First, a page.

The presence of counterculture/bohemians in Disneyland shows how appropriation runs in two directions, and also points to a new direction in fraternal organizations. The activities of Disneyland's social clubs -- Neverlanders, Pix Pak, Black Death Crew, Main Street Elite -- would be recognizable to my grandparents, who were active in groups like Kiwanis and B'nai Brith, and who unwound with their friends through bowling and card-games and multi-family picnics.

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Kim Stanley Robinson on science fiction and California: "California is a terraformed space"

In this interview with Boom Magazine, Kim Stanley Robinson discusses the relationship of California to the future. Robinson is a profound ecological thinker, and two of his books in particular, Pacific Edge (the best utopian/optimistic novel I've ever read) and 2312 (a dazzling work of environmentally conscious, wildly imaginative eco-futurism) are both important works for thinking about a way out of our current dire situation.

In this interview, Robinson's analysis is particularly cogent, making a microcosm out of California for the whole world, and making important points about the way that good technology is key to any answer to questions about humanity's future on and off Earth. Especially worth reading are his views on the relationship of science to capitalism:

"Capitalism’s effect on humanity is not at all what science’s effect is on humanity. If you say science is nothing but instrumentality and capitalism’s technical wing, then you’re saying we’re doomed. Those are the two most powerful social forces on the planet, and now it’s come to a situation of science versus capitalism. It’s a titanic battle. One is positive and the other negative. We need to do everything we can to create democratic, environmental, utopian science, because meanwhile there is this economic power structure that benefits the few, not very different from feudalism, while wrecking the biosphere. This is just a folk tale, of course, like a play with sock puppets, like Punch and Judy. But I think it describes the situation fairly well."

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Ugotarrested: Man charged with operating revenge porn site Ugotposted.com

California State Attorney General Kamala D. Harris today announced the arrest of a man said to have owned and operated a so-called revenge porn website. According to the arrest warrant (PDF), the site operated by Kevin Christopher Bollaert published over 10,000 sexually explicit photos. The young women who appeared in these images, some of whom were minors at the time they were taken, were charged up to $350 each to be removed from the site.

California Department of Justice agents arrested Bollaert, 27, in San Diego where he lived. He is in San Diego County jail on $50,000 bail, and has been charged with 31 felony counts of conspiracy, identity theft and extortion. If he is convicted, penalties may include jail time and fines.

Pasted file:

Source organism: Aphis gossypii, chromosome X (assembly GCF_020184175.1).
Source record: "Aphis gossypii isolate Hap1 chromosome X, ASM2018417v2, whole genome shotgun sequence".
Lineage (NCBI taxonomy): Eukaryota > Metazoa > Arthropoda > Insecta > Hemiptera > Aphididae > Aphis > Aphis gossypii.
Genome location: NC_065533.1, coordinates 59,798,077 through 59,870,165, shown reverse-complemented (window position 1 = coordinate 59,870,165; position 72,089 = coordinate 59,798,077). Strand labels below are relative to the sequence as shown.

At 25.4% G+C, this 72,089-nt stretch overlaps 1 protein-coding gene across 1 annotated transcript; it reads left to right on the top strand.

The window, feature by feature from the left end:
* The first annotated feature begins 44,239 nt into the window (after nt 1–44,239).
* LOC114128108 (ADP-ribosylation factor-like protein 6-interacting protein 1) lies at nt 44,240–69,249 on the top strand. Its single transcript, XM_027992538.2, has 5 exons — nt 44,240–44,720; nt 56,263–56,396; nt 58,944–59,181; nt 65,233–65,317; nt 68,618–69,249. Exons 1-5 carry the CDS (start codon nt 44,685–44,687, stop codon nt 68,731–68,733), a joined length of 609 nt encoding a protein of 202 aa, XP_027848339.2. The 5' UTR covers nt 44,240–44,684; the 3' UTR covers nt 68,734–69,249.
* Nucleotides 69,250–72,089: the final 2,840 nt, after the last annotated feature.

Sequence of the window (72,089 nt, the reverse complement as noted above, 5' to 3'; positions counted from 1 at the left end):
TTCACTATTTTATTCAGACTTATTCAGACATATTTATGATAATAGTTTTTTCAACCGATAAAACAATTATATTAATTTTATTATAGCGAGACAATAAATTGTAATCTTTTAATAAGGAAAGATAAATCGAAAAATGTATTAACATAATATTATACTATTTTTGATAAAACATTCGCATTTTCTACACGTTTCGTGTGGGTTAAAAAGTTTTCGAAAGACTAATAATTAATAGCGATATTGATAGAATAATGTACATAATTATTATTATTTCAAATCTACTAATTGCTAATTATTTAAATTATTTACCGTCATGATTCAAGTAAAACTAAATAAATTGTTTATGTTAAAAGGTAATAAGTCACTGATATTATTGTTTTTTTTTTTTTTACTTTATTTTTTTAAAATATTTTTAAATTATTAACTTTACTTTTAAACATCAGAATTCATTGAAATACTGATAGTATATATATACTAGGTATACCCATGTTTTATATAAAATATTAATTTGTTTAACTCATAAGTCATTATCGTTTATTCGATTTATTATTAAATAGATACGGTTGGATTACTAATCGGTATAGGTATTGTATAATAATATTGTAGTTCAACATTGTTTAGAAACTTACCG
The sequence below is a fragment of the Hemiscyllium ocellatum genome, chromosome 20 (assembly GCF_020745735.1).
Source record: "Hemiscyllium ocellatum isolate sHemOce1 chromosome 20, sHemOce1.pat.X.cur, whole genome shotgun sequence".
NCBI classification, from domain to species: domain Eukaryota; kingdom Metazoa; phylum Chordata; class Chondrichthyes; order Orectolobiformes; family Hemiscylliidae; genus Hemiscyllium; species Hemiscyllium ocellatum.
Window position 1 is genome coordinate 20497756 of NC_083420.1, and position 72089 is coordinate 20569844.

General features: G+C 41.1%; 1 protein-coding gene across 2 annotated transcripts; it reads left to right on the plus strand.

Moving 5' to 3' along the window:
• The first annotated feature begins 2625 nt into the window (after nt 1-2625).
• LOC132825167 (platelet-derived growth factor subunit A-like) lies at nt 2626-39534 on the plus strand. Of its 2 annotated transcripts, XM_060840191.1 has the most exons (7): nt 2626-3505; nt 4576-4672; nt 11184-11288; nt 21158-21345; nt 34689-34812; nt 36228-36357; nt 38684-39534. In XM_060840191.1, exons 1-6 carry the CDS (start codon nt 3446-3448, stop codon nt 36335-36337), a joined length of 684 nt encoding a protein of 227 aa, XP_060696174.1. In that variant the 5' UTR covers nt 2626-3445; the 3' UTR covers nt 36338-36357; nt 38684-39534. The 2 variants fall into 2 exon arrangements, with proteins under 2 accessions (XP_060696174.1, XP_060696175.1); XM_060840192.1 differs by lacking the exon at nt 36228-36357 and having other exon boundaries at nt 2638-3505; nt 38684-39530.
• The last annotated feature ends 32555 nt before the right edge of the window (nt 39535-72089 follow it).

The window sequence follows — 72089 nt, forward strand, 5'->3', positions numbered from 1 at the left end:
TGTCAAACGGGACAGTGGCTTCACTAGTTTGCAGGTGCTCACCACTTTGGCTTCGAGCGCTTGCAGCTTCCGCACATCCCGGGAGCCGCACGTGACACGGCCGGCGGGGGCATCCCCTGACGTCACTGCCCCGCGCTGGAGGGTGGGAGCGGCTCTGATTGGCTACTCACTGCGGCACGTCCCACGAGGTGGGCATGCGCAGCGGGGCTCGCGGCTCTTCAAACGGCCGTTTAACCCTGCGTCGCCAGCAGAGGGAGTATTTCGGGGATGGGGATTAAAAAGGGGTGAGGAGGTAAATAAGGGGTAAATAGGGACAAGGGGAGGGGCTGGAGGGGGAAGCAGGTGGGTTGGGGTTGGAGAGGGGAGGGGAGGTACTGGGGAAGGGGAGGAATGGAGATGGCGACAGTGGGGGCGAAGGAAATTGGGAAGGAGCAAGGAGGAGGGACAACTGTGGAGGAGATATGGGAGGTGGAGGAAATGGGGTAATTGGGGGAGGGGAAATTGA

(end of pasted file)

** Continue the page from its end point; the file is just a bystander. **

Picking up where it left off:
The arrest warrant is well worth a read. It includes the stories of a number of young women who ended up physically exposed and personally identified on the internet against their will. In some cases, private photos made their way online after their accounts were hacked or phones snatched. The women speak about how that violation damaged their lives and destroyed their sense of privacy.

During an in-person interview with two special agents, Bollaert bemoaned the burden of all those emails he was receiving from young women and teens, asking for images to be removed -- a service he charged hundreds of bucks for.

"At the beginning this was like fun and entertaining," he said to the agents, "But now it's ruining my life." At the end of the meeting, the agents served him with search warrants.

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UC Davis's Officer Pepper Spray gets a $38K payout for mental trauma of being hated by the entire world


Mark wrote in July that Lt John Pike, the UC Davis cop who attained notoriety after he sadistically hosed down seated, peaceful protesters with pepper spray, jetting it directly down their throats and into their eyes, had applied for worker's comp for the psychiatric injuries resulting from everyone in the world thinking he was a horrible, horrible person.

Now he has been awarded $38K by California's Division of Workers' Compensation Appeals Board. He left his job (which paid nearly $120K), and has had to change addresses and phone numbers several times to dodge harassment from his detractors. Davis settled a lawsuit by the protesters he sprayed for $1M.